Here’s why foreclosure buyers need a buyer’s agent
There was a time when the first words a REALTOR® would hear from a new client was, “What kind of foreclosures are there out there?” Those days are gone, but foreclosures, short sales, and trustee sales are still an active submarket. There are not as many of them as there used to be. The pickings are not always as good as they were when the market first began clawing its way out of the black hole of the Great Recession. Foreclosures are still a Tri-Cities option for bargain-hungry buyers – and investors.
Last year produced 440 foreclosure sales, according to the Northeast Tennessee Association of REALTORS’® (NETAR) Trends Report. That is about 6% of all transactions. That is just those that were on the local Multiple Listing Service (MLS). A quick check of the web-based sites that specialize in foreclosures is proof enough that there are still quite a few foreclosure opportunities out there. During January, there were 113 new foreclosure filings. That number is up from last year.
While this can be a target-rich area, it is not a real estate submarket for inexperienced buyers. Negotiations are a very different thing than they are in the broader market. You are dealing with a lender or their agent whose prime interest is recovering the money they lost in the foreclosure. It is a different landscape than negotiating with a private seller.
The Number One recommendation for those who are interested in testing these waters is: Find a local REALTOR® who specializes in distressed sales. A short-cut to finding one of these local experts is to check for REALTORS® who have a Short Sales and Foreclosure Resource certification (SFR®). They have completed a core course where they learned in the ins and outs of these types of transactions.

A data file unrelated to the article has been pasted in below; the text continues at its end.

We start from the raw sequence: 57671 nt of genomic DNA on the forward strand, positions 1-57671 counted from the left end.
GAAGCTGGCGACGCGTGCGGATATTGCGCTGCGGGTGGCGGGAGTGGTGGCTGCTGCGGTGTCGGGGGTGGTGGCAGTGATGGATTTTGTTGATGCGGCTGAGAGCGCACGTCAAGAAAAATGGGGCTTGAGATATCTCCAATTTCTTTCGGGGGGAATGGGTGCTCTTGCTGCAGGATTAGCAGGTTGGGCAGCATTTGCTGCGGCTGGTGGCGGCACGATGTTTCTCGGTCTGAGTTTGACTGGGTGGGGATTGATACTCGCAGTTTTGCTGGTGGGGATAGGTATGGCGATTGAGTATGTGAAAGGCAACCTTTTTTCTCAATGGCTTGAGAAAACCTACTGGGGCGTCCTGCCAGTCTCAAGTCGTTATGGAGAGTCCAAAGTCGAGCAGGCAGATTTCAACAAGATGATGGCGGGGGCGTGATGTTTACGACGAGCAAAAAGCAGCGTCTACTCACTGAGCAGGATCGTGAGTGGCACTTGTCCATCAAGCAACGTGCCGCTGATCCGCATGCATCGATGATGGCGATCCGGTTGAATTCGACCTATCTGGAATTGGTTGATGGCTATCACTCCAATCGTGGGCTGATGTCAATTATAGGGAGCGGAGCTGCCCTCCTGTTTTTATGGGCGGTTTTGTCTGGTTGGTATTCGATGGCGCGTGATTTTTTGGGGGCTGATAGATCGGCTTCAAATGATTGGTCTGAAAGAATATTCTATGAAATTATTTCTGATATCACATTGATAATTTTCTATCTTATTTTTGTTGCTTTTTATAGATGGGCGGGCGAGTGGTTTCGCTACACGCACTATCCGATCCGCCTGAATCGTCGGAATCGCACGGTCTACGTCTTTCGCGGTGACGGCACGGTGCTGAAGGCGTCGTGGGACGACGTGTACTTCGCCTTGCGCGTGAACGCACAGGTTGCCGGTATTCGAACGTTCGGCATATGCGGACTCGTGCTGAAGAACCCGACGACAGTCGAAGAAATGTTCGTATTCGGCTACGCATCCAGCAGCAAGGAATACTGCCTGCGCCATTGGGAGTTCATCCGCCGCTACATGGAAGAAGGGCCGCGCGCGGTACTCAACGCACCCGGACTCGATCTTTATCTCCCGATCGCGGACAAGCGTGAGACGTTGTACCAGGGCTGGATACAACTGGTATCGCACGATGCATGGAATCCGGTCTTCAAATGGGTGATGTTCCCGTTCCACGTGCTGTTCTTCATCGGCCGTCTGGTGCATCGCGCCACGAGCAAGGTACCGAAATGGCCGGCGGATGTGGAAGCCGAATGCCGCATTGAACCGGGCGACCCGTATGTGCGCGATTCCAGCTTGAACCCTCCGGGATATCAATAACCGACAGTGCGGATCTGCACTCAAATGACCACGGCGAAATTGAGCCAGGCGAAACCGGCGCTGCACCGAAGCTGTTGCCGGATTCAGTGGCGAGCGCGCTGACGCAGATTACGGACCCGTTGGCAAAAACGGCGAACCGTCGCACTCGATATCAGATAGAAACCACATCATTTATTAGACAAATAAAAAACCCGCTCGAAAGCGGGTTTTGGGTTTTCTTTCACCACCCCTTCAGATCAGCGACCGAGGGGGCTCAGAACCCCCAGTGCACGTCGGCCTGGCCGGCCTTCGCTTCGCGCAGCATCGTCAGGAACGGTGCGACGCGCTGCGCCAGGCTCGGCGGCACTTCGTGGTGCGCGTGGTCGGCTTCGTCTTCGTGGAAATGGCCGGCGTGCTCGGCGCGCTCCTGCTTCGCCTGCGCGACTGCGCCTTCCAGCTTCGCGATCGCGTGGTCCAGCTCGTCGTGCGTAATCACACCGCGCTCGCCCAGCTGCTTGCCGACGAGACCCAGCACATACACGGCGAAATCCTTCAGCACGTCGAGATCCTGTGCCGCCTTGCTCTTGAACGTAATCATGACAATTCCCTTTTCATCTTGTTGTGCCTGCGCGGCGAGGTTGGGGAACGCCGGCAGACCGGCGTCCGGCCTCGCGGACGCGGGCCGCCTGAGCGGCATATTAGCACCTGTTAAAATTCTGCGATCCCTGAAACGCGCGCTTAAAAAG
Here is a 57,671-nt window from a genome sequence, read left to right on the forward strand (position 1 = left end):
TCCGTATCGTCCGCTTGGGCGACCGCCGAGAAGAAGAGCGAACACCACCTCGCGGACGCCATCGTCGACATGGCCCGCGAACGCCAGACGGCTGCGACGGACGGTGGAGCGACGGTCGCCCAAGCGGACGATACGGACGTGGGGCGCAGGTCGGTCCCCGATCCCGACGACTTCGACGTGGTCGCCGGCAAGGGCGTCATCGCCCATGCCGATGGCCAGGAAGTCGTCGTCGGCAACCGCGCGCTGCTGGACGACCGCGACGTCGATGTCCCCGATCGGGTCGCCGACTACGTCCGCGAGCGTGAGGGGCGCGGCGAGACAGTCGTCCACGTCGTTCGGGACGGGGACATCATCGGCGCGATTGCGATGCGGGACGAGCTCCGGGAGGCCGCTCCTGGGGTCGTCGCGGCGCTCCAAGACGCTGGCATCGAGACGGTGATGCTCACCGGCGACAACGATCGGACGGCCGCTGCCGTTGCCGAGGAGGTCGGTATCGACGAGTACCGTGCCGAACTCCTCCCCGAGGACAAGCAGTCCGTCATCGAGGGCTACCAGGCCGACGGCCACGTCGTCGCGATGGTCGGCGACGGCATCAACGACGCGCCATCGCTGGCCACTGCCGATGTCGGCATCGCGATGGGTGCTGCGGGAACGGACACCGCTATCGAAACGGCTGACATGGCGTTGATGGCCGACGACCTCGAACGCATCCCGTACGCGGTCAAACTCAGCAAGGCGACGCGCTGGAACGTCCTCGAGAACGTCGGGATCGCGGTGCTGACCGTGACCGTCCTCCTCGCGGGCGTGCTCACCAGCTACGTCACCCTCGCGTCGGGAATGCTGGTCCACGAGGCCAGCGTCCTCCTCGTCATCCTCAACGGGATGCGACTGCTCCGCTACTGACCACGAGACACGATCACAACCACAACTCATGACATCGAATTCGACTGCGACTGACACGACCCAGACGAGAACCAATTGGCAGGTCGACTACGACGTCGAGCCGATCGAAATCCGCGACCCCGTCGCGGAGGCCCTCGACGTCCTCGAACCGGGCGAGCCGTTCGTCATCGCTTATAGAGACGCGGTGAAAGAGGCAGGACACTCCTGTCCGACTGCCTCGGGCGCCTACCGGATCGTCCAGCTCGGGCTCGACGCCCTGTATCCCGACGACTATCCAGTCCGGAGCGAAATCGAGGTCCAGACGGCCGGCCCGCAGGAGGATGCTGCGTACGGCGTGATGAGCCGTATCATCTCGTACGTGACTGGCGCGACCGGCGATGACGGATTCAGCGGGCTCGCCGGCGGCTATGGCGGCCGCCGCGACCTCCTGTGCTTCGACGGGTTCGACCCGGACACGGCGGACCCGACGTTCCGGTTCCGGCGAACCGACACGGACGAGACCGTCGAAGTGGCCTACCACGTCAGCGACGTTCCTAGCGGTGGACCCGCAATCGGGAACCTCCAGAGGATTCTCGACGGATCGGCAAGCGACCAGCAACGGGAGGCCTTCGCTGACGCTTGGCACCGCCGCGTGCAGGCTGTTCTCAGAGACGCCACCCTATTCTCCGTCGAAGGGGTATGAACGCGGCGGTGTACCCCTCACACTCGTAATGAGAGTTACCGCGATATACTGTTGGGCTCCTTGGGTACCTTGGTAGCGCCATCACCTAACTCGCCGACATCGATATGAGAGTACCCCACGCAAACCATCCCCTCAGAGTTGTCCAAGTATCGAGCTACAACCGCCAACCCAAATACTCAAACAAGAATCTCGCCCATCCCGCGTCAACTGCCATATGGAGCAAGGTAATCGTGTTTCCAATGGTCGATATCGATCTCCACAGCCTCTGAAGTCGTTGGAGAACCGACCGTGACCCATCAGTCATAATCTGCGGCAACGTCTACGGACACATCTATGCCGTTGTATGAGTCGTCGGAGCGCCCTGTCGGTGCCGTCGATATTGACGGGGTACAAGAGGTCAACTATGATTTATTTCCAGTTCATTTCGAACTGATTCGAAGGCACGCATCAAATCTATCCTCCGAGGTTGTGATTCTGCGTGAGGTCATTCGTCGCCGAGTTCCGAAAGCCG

There is a lot a stake – financially and emotionally – so shop for your buyer’s agent like you would for a doctor or a lawyer. Do not hesitate to do an interview. Outline your goals and with what type of communication you are comfortable. Do you prefer e-mails, texts, or phone calls? Also, ask about his or her experience. What kind of track record did they have last year? How do they see the local market and its opportunities or red flags? Ask for references from previous clients. Once you have made your decision, seal it with an Exclusive Buyer Representative Agreement to move the relationship to a higher level.
Here are just a sample of why a buyer’s agent will be a valuable resource.
Your agent is a fiduciary who acts in the buyer’s best interest with lenders who often insist on lengthy, technical contracts designed to protect the bank or mortgage company.
The buyer’s agent is a crucial resource about the all-important inspection process. Lenders often have no idea about the condition of the property. A local REALTOR® is well-versed in working with inspectors and helping to identify problems and assisting when you decide to buy a property “as is” or walk away.
These are just a few considerations. A professional REALTOR® who specializes in distressed property sales can and will deliver a comprehensive strategy for his or her clients before they plunge into the murky waters of the local distressed property market.
NETAR is the voice for real estate and is the largest trade association in Northeast Tennessee. It represents over 1,300 members and 100 affiliates involved in all aspects of the residential and commercial real estate industries. Pending sales, monthly Trends Reports, and the regional market analytics are available on the NETAR website at https://netar.us/voice-real-estate-northeast-tennessee.